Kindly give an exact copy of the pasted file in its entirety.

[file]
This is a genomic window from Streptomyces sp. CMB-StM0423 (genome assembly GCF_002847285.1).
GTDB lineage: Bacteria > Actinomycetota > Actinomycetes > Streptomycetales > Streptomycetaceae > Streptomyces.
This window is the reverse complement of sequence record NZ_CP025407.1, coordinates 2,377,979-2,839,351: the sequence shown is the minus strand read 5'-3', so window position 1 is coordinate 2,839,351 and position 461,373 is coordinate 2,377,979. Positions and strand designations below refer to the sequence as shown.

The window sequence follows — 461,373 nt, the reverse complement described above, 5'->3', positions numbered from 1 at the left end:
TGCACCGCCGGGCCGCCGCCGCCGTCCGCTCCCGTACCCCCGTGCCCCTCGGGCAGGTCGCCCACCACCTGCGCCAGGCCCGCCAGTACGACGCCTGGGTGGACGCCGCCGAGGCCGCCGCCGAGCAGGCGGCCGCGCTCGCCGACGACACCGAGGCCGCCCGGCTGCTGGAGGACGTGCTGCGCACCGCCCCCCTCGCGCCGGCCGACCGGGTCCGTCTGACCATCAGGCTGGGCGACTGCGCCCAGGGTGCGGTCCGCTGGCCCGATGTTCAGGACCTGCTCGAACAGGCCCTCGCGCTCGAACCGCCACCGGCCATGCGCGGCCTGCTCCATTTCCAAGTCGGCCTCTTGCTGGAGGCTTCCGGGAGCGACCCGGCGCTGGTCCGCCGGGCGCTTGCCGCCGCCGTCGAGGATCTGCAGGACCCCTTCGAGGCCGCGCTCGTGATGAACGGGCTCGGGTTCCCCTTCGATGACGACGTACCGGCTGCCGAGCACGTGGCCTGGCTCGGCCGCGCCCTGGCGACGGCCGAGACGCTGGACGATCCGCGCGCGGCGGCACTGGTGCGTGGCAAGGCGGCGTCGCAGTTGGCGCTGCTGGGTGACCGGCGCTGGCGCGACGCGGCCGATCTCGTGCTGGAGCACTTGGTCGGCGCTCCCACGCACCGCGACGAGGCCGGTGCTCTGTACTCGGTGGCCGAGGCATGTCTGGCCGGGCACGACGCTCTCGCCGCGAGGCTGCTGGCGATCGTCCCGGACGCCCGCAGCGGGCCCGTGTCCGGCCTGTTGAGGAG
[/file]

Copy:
This is a genomic window from Streptomyces sp. CMB-StM0423 (genome assembly GCF_002847285.1).
GTDB lineage: Bacteria > Actinomycetota > Actinomycetes > Streptomycetales > Streptomycetaceae > Streptomyces.
This window is the reverse complement of sequence record NZ_CP025407.1, coordinates 2,377,979-2,839,351: the sequence shown is the minus strand read 5'-3', so window position 1 is coordinate 2,839,351 and position 461,373 is coordinate 2,377,979. Positions and strand designations below refer to the sequence as shown.

The window sequence follows — 461,373 nt, the reverse complement described above, 5'->3', positions numbered from 1 at the left end:
TGCACCGCCGGGCCGCCGCCGCCGTCCGCTCCCGTACCCCCGTGCCCCTCGGGCAGGTCGCCCACCACCTGCGCCAGGCCCGCCAGTACGACGCCTGGGTGGACGCCGCCGAGGCCGCCGCCGAGCAGGCGGCCGCGCTCGCCGACGACACCGAGGCCGCCCGGCTGCTGGAGGACGTGCTGCGCACCGCCCCCCTCGCGCCGGCCGACCGGGTCCGTCTGACCATCAGGCTGGGCGACTGCGCCCAGGGTGCGGTCCGCTGGCCCGATGTTCAGGACCTGCTCGAACAGGCCCTCGCGCTCGAACCGCCACCGGCCATGCGCGGCCTGCTCCATTTCCAAGTCGGCCTCTTGCTGGAGGCTTCCGGGAGCGACCCGGCGCTGGTCCGCCGGGCGCTTGCCGCCGCCGTCGAGGATCTGCAGGACCCCTTCGAGGCCGCGCTCGTGATGAACGGGCTCGGGTTCCCCTTCGATGACGACGTACCGGCTGCCGAGCACGTGGCCTGGCTCGGCCGCGCCCTGGCGACGGCCGAGACGCTGGACGATCCGCGCGCGGCGGCACTGGTGCGTGGCAAGGCGGCGTCGCAGTTGGCGCTGCTGGGTGACCGGCGCTGGCGCGACGCGGCCGATCTCGTGCTGGAGCACTTGGTCGGCGCTCCCACGCACCGCGACGAGGCCGGTGCTCTGTACTCGGTGGCCGAGGCATGTCTGGCCGGGCACGACGCTCTCGCCGCGAGGCTGCTGGCGATCGTCCCGGACGCCCGCAGCGGGCCCGTGTCCGGCCTGTTGAGGAG